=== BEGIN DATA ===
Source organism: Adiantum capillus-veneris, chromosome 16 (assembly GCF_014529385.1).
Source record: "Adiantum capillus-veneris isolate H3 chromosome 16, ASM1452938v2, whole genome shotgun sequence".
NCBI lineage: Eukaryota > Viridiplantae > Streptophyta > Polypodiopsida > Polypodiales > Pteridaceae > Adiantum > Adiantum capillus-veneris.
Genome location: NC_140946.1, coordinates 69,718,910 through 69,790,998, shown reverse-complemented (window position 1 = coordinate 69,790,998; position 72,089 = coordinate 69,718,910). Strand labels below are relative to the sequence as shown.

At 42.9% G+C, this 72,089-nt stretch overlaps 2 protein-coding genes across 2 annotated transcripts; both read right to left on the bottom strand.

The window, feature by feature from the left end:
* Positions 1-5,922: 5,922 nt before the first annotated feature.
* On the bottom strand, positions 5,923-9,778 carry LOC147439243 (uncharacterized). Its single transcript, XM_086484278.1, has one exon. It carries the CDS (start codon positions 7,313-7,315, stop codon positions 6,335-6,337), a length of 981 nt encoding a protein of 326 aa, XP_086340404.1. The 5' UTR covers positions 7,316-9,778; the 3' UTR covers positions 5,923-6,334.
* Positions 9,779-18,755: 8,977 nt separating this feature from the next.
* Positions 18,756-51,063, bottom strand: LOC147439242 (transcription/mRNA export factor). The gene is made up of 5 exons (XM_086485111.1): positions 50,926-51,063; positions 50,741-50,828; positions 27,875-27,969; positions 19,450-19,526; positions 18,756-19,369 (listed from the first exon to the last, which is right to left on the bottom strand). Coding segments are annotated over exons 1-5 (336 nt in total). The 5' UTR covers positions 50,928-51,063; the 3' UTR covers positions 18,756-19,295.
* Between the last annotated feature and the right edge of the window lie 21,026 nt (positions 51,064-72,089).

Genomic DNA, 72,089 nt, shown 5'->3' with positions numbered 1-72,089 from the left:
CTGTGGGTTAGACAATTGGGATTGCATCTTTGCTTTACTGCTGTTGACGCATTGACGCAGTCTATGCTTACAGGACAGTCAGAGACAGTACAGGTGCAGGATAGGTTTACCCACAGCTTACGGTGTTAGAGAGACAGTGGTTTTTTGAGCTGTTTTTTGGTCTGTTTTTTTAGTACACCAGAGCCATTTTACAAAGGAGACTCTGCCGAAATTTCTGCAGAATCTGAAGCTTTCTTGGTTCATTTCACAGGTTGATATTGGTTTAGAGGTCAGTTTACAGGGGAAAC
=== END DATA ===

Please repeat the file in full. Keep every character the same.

Source organism: Adiantum capillus-veneris, chromosome 16 (assembly GCF_014529385.1).
Source record: "Adiantum capillus-veneris isolate H3 chromosome 16, ASM1452938v2, whole genome shotgun sequence".
NCBI lineage: Eukaryota > Viridiplantae > Streptophyta > Polypodiopsida > Polypodiales > Pteridaceae > Adiantum > Adiantum capillus-veneris.
Genome location: NC_140946.1, coordinates 69,718,910 through 69,790,998, shown reverse-complemented (window position 1 = coordinate 69,790,998; position 72,089 = coordinate 69,718,910). Strand labels below are relative to the sequence as shown.

At 42.9% G+C, this 72,089-nt stretch overlaps 2 protein-coding genes across 2 annotated transcripts; both read right to left on the bottom strand.

The window, feature by feature from the left end:
* Positions 1-5,922: 5,922 nt before the first annotated feature.
* On the bottom strand, positions 5,923-9,778 carry LOC147439243 (uncharacterized). Its single transcript, XM_086484278.1, has one exon. It carries the CDS (start codon positions 7,313-7,315, stop codon positions 6,335-6,337), a length of 981 nt encoding a protein of 326 aa, XP_086340404.1. The 5' UTR covers positions 7,316-9,778; the 3' UTR covers positions 5,923-6,334.
* Positions 9,779-18,755: 8,977 nt separating this feature from the next.
* Positions 18,756-51,063, bottom strand: LOC147439242 (transcription/mRNA export factor). The gene is made up of 5 exons (XM_086485111.1): positions 50,926-51,063; positions 50,741-50,828; positions 27,875-27,969; positions 19,450-19,526; positions 18,756-19,369 (listed from the first exon to the last, which is right to left on the bottom strand). Coding segments are annotated over exons 1-5 (336 nt in total). The 5' UTR covers positions 50,928-51,063; the 3' UTR covers positions 18,756-19,295.
* Between the last annotated feature and the right edge of the window lie 21,026 nt (positions 51,064-72,089).

Genomic DNA, 72,089 nt, shown 5'->3' with positions numbered 1-72,089 from the left:
CTGTGGGTTAGACAATTGGGATTGCATCTTTGCTTTACTGCTGTTGACGCATTGACGCAGTCTATGCTTACAGGACAGTCAGAGACAGTACAGGTGCAGGATAGGTTTACCCACAGCTTACGGTGTTAGAGAGACAGTGGTTTTTTGAGCTGTTTTTTGGTCTGTTTTTTTAGTACACCAGAGCCATTTTACAAAGGAGACTCTGCCGAAATTTCTGCAGAATCTGAAGCTTTCTTGGTTCATTTCACAGGTTGATATTGGTTTAGAGGTCAGTTTACAGGGGAAAC